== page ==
“There were no better days for the people of Israel than the Fifteenth of Av and Yom Kippur, since on these days the daughters of Israel go out dressed in white and dance in the vineyards of Shiloh. What were they saying: Young man, consider whom you choose (to be your wife)” (Mishna Ta’anit, Chapter 4).
Not many people know about the Jewish “Day of Love” which falls every year on the 15th of the Jewish month of Av. The young women would go out to the vineyards and dance, the young men would watch, and matches would be made. It’s like a Biblical-era singles event. The young women would don simple white dresses as a sort of “equalizer.” The young men could not tell which of the girls were from wealthy or poor families, and so we know that money should not be a factor when looking for a partner. The Book of Judges refers to this holiday as “a festival for the Lord.” On this holiay is where King Saul found his wife. But where did these traditions come from?
The Book of Numbers, Chapter 36, tells the story of the Daughters of Zelophehad. Their father passed away, leaving no sons to inherit his land. His daughters beseeched Moses to allow them to inherit their father’s land. He prayed to God for guidance, and a decision was made: women may inherit their father’s land in a case of no sons, but then those women must marry within their tribe. “This is the thing which the Lord doth command concerning the daughters of Zelophehad…only to the family of the tribe of their father shall they marry: So shall not the inheritance of the children of Israel remove from tribe to tribe” (Numbers 36). This would keep the land division among the tribes unchanged.
Another decree came about in the Book of Judges (Chapters 19-21) after the terrible story of The Concubine of Giv’ah. The Children of Israel swore not to marry the Tribe of Benjamin. This decree along with the ban for heiresses to intermarry with. other tribes were lifted on the 15th of Av. This was essential for the survival of the Tribe of Benjamin. “And see, and, behold, if the daughters of Shiloh come out to dance in dances, then come ye out of the vineyards, and catch you every man his wife of the daughters of Shiloh, and go to the land of Benjamin” (21:21).
With the revival of the State of Israel came the revival of the traditions of Tu B’Av. Every year, a festival is held on the 15th of Av in Shiloh, where the Biblical festivals took place. Even though some communities in the world condemn Israel for construction in its most ancient and holy cities like Shiloh, and other Jewish towns in Judea and Samaria, but we know that Shiloh has and always will be part of Israel.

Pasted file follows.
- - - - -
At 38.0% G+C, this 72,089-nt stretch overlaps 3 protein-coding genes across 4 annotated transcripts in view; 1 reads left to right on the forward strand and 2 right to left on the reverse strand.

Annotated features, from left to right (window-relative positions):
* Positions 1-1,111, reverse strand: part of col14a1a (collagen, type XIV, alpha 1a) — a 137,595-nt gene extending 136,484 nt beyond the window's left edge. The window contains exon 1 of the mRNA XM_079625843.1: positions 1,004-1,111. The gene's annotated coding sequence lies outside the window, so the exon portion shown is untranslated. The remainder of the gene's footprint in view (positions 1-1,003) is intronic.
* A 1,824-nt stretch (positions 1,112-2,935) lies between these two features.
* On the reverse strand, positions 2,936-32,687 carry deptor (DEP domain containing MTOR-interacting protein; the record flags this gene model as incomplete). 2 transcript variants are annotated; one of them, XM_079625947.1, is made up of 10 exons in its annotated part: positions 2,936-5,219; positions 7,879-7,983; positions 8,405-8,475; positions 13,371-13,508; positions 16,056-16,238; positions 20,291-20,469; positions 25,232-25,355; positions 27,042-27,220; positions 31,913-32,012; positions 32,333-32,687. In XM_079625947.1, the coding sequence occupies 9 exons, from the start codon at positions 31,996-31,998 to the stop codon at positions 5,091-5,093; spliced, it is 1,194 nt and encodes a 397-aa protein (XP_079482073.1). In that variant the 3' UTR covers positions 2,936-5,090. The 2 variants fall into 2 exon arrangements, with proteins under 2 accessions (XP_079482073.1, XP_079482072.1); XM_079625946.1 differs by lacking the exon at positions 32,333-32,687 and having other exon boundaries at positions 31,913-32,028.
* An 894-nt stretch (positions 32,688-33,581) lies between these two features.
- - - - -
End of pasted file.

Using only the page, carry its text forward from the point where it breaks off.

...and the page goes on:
In recent years, Shilo has been organizing an annual event called Mecholilot Bacramim, “Dancing in the Vineyards”. Thousands of women gather to celebrate. There are dance classes, workshops, and vendors selling their crafts including jewelry, art, books, and clothes. They have even put on bridal gown fashion shows. This year they will be filming a “kul olam” stay tuned for the video that we will send when it will come out.
The Jewish calendar operates on a lunar calendar. This means that the fifteenth of every month has a full moon. The full moon is often linked to romance, fertility, and love. It is therefore fitting that the Jewish “Day of Love” falls on the fifteenth, the full moon. The fifteenth of each month also marks the “high” point of that month. For example, the theme of the Jewish month of Nissan is redemption. The redemption process began on the first of Nissan, but the Exodus from Egypt took place on the fifteenth, which is the first day of the Passover holiday. Each and every Jewish month possessed a theme or quality, which reaches its height on the fifteenth of that month. In the month of Av, many terrible things befell the Jewish people, the first being the Sin of the Spies took place, which caused God to decree that the entire generation that came out of Egypt would perish in the desert and not merit to enter the Land of Israel. After 40 years of mass deaths in the desert every year on the 9th of Av, the Jewish people understood that this punishment was over on the 15th of Av when they saw the full moon and knew that the 9th had definitely passed. This hopefulness spreads throughout the rest of the month. It is exactly two months before Yom Kippur, and we begin to prepare emotionally and spiritually for the upcoming High Holidays.
The Jewish month of Av is dominated by a period of mourning. With the full moon of Av, a shift takes place. Our focus shifts from one of mourning to one of hope, joy, and redemption. Rabbi Menachem Mendel Schneerson, more commonly known as The Lubavitcher Rebbe writes, “Firstly, it [15 Av] signifies that any sad interlude in ones life is only transitory, and is based on the principle of “descent for the purpose of ascent.” In other words, any and all sad events in our history which are commemorated on the few sad days on our calendar are backward steps which are necessary for a greater forward leap. Secondly, that the very transition from sadness to gladness intensifies the joy, and adds real quality to it, which could not be appreciated otherwise.” May this Tu B’Av bring us from a time of darkness to a time of life, from exile to redemption, and peace to Israel and the whole world. ,-Amen!